The performance figures are equally unfavorable for active funds when viewed over three, five, ten and fifteen-year horizons, with underperformance for all categories at or over 80 percent over all these time periods.

Other studies have produced similar reports of the underperformance of actively managed mutual funds.  One of the most detailed studies ever conducted reported analyzed the twenty year period ending in 1998. The study found that

  • Over the twenty year period, the average actively managed mutual fund underperformed the Vanguard S&P 500 Index Fund by 2.1 percent a year;
  • Over a fifteen year period, the average actively managed mutual fund underperformed the Vanguard S&P 500 Index Fund by 4.2 percent a year; and
  • Over a ten year period, the average actively managed mutual fund underperformed the Vanguard S&P 500 Index Fund by 3.5 percent a year.(8)

Now go back and look at the previous data on the impact of lower returns. Is paying higher fees for less return than a simple index fund prudent?

The same study examined the pre-tax performance of actively managed mutual funds and found that

  • Over the twenty year period, investors had a 14 percent chance of beating the Vanguard S&P 500 Index Fund, with an average margin of outperformance of only 1.9 percent and an average loss of 3.9 percent.
  • Over the fifteen year period, investors had a 5 percent chance of beating the Vanguard S&P 500 Index Fund, with an average margin of outperformance of only 1.1 percent and an average loss of 3.8 percent.
  • Over the ten year period, investors had a 2 percent chance of beating the Vanguard S&P 500 Index Fund, with an average margin of outperformance of only 1.4 percent and an average loss of 2.6 percent.(9)

Do those numbers present evidence of prudent investment choices? Critics will argue that the study is over twenty years old. And yet, the recent SPIVA statistics, and the various court decisions and settlements, suggest that the results have not improved.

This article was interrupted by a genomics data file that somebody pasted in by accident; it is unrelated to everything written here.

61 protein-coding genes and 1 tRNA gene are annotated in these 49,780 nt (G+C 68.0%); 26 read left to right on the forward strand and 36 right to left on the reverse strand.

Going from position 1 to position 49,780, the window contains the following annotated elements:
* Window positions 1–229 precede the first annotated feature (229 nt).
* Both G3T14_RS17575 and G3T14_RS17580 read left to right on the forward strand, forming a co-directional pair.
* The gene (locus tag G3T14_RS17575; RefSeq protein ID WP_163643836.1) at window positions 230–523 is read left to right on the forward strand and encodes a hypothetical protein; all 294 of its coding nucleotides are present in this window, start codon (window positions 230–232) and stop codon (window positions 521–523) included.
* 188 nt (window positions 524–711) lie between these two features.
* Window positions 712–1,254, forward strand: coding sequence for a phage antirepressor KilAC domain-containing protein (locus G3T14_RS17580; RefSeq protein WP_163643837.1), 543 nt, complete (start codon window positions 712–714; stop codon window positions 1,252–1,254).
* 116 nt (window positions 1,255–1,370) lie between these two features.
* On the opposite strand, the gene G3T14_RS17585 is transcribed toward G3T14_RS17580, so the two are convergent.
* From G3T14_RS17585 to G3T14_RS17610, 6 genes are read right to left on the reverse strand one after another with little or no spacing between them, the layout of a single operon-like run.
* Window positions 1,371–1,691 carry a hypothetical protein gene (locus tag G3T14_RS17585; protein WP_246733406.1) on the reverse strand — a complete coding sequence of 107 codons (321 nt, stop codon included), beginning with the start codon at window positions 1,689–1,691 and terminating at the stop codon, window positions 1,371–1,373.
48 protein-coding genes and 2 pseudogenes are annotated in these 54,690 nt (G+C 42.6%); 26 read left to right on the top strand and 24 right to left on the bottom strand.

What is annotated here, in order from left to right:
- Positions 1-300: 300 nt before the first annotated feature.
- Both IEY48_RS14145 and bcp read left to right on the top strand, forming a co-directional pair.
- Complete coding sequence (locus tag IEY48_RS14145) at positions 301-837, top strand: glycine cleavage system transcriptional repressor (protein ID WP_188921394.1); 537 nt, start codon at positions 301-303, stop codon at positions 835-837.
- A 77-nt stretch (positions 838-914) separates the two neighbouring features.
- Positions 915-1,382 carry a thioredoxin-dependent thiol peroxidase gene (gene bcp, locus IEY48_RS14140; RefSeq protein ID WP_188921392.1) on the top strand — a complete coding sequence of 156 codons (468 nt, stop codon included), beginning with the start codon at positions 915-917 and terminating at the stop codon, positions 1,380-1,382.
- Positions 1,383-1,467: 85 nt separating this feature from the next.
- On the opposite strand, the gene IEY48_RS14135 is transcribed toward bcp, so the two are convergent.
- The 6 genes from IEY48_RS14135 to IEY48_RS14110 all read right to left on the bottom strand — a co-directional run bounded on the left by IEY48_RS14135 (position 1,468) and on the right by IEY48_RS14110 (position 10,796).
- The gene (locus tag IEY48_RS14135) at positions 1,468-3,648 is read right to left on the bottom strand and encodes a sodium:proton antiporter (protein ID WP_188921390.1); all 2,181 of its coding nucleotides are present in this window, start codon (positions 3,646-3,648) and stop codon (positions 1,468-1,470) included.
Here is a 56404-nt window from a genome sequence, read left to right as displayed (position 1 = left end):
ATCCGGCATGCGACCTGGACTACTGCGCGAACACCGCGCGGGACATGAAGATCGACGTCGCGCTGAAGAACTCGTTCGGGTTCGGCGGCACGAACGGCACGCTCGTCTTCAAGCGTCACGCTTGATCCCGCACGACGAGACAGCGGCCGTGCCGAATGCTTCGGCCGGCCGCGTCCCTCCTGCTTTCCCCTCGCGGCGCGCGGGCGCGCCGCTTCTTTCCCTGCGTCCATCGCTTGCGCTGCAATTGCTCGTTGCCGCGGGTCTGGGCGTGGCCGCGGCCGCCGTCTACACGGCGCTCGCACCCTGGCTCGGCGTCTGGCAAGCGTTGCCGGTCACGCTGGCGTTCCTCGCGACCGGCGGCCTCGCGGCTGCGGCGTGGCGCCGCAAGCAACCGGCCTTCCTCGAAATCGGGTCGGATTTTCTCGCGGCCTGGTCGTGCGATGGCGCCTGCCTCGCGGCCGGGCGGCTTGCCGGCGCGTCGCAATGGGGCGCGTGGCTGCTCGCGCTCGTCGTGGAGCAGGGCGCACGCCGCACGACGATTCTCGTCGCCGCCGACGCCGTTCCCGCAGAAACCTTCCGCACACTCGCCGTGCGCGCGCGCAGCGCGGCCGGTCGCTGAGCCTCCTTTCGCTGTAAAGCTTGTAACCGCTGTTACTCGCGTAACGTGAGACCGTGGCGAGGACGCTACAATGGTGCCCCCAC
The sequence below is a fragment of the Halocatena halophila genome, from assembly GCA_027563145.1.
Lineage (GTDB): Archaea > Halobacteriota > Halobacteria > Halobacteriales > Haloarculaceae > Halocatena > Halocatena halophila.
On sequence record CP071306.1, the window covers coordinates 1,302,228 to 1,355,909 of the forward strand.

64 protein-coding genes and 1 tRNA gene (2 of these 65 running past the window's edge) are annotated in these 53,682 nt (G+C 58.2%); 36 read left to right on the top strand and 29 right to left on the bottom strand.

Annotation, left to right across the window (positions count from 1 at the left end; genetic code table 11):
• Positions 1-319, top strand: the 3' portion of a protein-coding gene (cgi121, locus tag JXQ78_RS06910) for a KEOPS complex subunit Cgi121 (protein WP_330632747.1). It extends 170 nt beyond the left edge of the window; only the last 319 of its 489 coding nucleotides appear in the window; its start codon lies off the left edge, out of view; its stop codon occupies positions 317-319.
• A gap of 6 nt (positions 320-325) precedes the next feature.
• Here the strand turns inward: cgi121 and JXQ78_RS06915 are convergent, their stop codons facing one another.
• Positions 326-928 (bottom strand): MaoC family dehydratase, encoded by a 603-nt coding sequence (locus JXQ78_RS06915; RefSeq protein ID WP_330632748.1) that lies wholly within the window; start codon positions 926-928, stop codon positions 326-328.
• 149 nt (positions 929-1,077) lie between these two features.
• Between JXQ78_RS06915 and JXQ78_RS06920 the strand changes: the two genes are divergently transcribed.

Costs matter, whether such costs are in terms of fees or the opportunity costs that result from a fund’s underperformance. One study estimated that between 1996 and 2002, the underperformance of broker-sold actively managed mutual funds cost investors approximately $9 billion dollars a year, with such funds producing an annual return of 2.9 percent over the time period, as compared to an annual return of 6.6 percent for directly purchased index funds.(10) Another study estimated that for the period 1980-2005, actively managed mutual funds produced an annual return of 7.3 percent, compared to an annual return of 12.3 percent for index funds.(11)

The last example of the value of humble arithmetic is my own proprietary metric, the Active Management Value Ratio (AMVR).  Given the evidence that suggests that even when actively managed equity-based mutual funds do outperform similar index funds they only do so by a slim margin, a logical question is whether the actively managed funds are cost efficient for investors.

Rather than go through the entire calculation process again, I will direct readers to my posts and white papers on this blog.  Using simple subtraction and division, an investor can evaluate the cost efficiency of an actively managed mutual fund in approximately one minute. And yet, this humble arithmetic process can result in significant savings for investors.

In one analysis, I used the AMVR to evaluate the performance of twenty-three of the most common  actively managed mutual funds used within pension plans. I calculated the AMVR score for the funds for both a 5-year and 10-year period, setting an AMVR score of 1.5 or lower as the acceptable standard for cost efficiency. An AMVR score of 1.5 or less would indicate that the active portion of a fund’s annual fee was less than 50 percent greater than the portion of the fund’s return attributable to active management

The 5-year AMVR analysis resulted in only nine of the funds qualifying for an AMVR score at all, and only four of the twenty-three funds having an AMVR score of 1.5 or less.  The 10-year AMVR analysis resulted in twelve funds qualifying for an AMVR score, and only four of the twenty-three funds achieving an AMVR score of 1.5 or less.

Costs matter with regard to cost efficiency.

Those who promote actively managed mutual funds will offer various arguments against the evidence presented in this post.  I suggest that investors perform the easy calculations required by the AMVR. Perhaps Upton Sinclair summed up the active management opposition best when he noted that “it is difficult to get a man to understand something when his salary depends on his not understanding it.”